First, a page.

Newbern, N. C, July 27th, 1863.
It is not yet a week since Mr. Doolittle opened the school of which Miss Ropes and myself have charge, and to-day we had 258 pupils in attendance, and managed to give to each a morsel of the food for which they are so hungry. The avidity with which they grasp at the least shadow of knowledge is intensely interesting. Once supplied with a book, and the work of school government is at an end. One of my “1st class,” aged 25, can read with a good deal of readiness, and the only book he had ever seen until yesterday, is a fragment of an old dictionary; and when I put into his hands a “Third Reader” (Wilson's Series) the strong man wept for joy. In our school the ages range from 5 to 45, and as far as I can judge at present, they will soon leave white pupils far behind.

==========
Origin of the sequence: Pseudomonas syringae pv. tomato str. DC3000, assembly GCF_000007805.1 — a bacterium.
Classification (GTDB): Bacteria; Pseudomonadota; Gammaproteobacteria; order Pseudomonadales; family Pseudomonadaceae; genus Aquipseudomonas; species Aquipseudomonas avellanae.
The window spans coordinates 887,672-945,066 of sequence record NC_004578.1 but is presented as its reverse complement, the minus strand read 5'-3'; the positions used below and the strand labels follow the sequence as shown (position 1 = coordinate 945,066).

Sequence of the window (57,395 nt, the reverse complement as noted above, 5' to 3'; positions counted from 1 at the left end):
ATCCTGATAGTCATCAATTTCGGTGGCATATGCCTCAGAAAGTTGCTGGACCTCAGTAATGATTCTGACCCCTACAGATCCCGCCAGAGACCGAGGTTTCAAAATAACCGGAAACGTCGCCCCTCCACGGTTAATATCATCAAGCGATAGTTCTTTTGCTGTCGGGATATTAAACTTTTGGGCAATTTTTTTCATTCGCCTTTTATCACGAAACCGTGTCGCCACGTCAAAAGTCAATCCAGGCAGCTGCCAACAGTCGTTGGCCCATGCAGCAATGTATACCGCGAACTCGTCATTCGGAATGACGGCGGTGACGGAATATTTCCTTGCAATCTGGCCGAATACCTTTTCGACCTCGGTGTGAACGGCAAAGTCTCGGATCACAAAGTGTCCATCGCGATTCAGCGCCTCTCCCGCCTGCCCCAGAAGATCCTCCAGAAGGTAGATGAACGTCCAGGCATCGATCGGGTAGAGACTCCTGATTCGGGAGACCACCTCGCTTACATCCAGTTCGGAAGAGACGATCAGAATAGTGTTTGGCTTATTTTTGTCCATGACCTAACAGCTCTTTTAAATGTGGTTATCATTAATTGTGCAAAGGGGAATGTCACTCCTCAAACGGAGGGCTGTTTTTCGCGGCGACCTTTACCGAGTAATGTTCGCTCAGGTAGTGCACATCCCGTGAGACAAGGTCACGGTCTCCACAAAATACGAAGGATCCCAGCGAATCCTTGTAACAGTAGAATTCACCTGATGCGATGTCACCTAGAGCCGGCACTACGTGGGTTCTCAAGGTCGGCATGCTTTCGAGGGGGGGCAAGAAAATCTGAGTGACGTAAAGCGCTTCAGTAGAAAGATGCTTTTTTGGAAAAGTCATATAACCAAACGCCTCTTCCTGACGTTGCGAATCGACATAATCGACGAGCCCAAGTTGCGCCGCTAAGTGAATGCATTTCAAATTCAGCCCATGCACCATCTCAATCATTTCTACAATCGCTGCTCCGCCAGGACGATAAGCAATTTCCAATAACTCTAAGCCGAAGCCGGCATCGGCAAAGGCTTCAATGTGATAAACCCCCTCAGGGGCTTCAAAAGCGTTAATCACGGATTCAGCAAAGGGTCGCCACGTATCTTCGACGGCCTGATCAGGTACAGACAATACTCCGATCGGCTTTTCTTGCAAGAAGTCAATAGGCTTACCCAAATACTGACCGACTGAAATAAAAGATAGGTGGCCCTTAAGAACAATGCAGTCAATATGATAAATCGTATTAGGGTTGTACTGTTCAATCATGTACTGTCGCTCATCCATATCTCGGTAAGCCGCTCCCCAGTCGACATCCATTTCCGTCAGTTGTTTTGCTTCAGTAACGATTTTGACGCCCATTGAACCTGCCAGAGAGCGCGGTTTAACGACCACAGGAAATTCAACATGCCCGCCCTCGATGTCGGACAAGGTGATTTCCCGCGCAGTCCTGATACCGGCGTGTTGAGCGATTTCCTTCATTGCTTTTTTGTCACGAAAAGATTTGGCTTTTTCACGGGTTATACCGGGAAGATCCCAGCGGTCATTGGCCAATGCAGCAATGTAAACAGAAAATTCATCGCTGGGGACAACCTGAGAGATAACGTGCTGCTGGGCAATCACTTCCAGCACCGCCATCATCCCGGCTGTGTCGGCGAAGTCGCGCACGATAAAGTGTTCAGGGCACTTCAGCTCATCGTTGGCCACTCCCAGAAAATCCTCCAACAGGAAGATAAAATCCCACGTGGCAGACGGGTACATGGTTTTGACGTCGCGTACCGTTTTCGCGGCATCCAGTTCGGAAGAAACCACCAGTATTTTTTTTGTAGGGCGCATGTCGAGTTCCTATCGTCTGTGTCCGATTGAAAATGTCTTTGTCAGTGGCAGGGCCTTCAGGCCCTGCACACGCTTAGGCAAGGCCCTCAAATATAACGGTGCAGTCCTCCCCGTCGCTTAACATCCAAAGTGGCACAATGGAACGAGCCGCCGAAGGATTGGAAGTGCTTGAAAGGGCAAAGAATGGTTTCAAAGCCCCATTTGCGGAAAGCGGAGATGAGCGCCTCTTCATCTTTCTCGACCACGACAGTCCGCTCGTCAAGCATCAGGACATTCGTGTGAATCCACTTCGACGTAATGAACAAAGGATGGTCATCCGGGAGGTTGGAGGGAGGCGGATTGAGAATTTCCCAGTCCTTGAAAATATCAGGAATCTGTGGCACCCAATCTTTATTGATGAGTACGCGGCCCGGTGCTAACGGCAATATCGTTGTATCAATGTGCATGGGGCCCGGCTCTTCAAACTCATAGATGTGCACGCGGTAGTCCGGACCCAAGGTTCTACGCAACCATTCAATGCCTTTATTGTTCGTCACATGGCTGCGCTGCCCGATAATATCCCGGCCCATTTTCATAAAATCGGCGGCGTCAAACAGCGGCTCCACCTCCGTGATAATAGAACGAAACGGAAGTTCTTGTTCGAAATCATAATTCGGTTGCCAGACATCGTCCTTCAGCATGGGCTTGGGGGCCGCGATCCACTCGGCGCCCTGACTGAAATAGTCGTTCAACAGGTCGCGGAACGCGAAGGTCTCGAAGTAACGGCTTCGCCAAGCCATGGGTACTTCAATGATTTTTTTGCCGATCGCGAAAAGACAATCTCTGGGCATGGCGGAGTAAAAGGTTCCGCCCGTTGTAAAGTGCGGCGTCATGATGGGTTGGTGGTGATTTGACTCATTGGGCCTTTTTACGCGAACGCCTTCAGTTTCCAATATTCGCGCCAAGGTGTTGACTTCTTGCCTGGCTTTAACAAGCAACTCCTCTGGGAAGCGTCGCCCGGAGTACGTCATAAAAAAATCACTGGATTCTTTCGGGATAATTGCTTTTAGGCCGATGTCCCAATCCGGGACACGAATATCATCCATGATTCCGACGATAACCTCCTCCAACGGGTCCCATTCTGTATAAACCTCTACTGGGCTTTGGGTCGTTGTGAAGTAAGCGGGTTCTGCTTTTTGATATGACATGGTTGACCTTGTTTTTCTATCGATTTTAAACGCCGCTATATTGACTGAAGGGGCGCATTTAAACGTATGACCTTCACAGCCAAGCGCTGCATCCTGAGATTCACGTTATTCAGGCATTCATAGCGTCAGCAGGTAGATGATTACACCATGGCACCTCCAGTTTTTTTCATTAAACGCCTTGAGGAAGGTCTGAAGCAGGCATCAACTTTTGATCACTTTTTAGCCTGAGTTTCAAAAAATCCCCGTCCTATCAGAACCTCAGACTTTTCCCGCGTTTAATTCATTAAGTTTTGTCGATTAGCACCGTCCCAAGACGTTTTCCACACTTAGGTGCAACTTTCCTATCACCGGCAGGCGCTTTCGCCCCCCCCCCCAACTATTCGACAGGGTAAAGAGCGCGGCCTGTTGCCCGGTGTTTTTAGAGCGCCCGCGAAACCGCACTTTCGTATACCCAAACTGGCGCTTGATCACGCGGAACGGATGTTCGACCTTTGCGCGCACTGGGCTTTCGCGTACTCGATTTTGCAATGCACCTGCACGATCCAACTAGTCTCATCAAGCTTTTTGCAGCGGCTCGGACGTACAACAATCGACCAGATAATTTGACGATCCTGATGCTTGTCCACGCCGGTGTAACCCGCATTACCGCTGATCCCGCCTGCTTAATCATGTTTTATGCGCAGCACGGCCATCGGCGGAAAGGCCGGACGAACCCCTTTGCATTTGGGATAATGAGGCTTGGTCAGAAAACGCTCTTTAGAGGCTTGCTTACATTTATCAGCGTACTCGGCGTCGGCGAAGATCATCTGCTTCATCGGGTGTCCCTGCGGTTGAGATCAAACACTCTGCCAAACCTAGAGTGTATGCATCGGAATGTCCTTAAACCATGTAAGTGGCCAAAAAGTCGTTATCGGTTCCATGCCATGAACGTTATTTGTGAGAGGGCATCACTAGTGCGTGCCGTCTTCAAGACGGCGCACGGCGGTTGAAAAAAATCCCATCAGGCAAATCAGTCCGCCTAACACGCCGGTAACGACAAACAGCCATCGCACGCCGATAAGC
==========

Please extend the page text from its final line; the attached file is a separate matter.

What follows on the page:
Every hour spent with them is a fresh surprise, and a new cause for gratitude that I am here. I suffer no inconvenience from the climate, and have but one regret in connection with being here, and that is that I have not a whole fresh life to give to this noble work.
B. L. C.
SOURCE: New-England Educational Commission for Freedmen, Extracts from Letters of Teachers and Superintendents of the New-England Educational Commission for Freedmen, Fourth Series, January 1, 1864, p. 7